One of my favorite book bloggers, BookBelle, asked me to repost this review in August now that the book has been published. Belle, anything for you, babe!
Meet Caleb & Camille Fang and their children Annie and Buster, known at home and at large as Child A and Child B. They’re a family dedicated to making art, but not in a way that anybody would expect. The term performance art doesn’t quite do justice to what they do—it’s more like guerilla warfare aimed at a complacent public, and it’s not “good” in their eyes unless somebody ends up bleeding, broken, arrested, or worse. This book is laugh-out-loud on the surface, but the absurdity really only masks a darker level where children are valued only as much as the next prop and where the parents’ final performance is both devastating and liberating. This book is a marvelous find.
My Harper rep, the amazing Anne DeCourcey, handed me an ARC of this book that will be published by Ecco in August and told me that I should read it. She was right. Again. Here are some of the passages that resonated with me--either because of the writing, the humor, or my own self-identification.
On why there should be a third film in The Powers That Be action franchise, in which Annie starred: "Yes, well, I think we can all agree that everyone loves watching Nazis getting hit with lightning bolts." Later on that page, Wilson describes a sip of gin: "So clean and medicinal it felt not unlike surgery under light anesthetic."
On how simultaneously funny and pathetic Buster is, upon the prospect of sex: "He could count on one hand the number of times he'd had sex and still have enough fingers left over to make complicated shadow puppets."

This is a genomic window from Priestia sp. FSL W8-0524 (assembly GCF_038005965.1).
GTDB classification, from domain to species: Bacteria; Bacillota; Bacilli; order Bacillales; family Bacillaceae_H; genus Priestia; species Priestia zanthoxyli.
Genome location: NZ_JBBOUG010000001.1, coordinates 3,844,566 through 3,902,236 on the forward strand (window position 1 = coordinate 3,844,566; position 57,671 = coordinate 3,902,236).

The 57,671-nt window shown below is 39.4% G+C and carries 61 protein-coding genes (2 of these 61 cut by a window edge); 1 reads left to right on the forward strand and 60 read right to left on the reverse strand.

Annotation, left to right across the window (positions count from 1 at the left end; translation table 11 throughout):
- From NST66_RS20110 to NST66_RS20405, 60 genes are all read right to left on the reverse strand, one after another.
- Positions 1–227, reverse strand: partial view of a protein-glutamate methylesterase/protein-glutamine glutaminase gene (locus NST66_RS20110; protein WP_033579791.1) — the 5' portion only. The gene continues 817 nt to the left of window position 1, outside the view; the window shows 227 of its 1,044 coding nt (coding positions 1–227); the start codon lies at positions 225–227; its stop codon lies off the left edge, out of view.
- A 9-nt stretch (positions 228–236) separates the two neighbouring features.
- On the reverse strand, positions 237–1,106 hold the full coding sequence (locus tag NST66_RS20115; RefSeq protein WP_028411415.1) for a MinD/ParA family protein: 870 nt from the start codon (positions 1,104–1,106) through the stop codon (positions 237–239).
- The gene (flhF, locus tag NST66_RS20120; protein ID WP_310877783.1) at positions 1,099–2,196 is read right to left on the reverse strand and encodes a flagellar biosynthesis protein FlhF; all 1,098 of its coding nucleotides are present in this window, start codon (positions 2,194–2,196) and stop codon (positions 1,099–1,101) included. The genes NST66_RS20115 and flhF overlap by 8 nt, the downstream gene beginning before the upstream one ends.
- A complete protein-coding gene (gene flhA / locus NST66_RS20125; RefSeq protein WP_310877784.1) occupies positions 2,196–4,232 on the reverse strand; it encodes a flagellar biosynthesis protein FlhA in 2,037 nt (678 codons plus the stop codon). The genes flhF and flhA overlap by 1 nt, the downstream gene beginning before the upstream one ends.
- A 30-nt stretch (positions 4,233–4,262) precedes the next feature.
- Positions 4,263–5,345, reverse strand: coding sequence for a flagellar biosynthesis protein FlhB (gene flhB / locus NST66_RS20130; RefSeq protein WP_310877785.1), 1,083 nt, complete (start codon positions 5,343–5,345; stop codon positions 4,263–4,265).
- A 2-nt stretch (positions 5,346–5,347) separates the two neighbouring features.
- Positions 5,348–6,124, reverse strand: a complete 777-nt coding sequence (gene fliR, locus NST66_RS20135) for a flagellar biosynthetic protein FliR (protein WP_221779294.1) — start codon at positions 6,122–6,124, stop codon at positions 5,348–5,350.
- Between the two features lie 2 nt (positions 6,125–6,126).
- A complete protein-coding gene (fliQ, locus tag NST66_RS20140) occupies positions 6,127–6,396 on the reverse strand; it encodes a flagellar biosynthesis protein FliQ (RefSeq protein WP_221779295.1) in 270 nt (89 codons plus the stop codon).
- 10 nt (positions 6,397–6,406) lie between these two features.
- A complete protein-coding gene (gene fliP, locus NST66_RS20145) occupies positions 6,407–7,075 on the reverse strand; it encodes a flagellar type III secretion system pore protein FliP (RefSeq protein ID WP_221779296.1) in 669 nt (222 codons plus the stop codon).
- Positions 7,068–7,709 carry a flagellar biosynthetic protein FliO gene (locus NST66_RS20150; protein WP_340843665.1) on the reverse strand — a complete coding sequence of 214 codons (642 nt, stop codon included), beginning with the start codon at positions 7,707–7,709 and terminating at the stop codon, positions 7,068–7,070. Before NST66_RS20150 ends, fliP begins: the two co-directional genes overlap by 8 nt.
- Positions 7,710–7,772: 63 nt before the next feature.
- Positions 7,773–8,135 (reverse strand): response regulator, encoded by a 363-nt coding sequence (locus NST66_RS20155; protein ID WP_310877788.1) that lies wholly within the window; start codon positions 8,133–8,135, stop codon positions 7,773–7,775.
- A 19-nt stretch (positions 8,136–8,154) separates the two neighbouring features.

Buster again, after his sister has left home and he's alone with his parents, not knowing how to be around them without her: "His mother and father were laughing with such vigor, so genuinely moved, that Buster tried it out, to see what it felt like. He laughed and laughed and, though he did not yet know what the joke was, he hoped it would be worth the effort he'd already put into enjoying it."
These people are profoundly fucked up. And profoundly funny. And profoundly disturbing. Just read it.
In other news, my husband and my dear friend Melanie went to the *cough* shamelessplug *cough* Odyssey Bookshop this afternoon to hear Kevin Wilson read. What a treat it was! He and my husband both hail from Tennessee, and his wife Lee (Leigh?) is an editor at the Sewanee Review and has connections to the Baylor School where my husband matriculated back when it was a military school, so let's just say there was some pretty fine jawbonin' taking place in the bookshop. Kevin is a little soft spoken, which makes for an interesting juxtaposition reading aloud from a book like The Family Fang, which is a little bit brash, a little bit in your face with absurdity. It was also fun learning the provenance of some of the novel's details or plot points, like the potato canon, the unorthodox production of Romeo & Juliet, and shooting somebody in the arm in the name of art.
I really cannot recommend this book enough, and if you're looking for a book that is well-written, outrageous, thought-provoking, and funny, look no further.
P. S. Happy Birthday, Mom!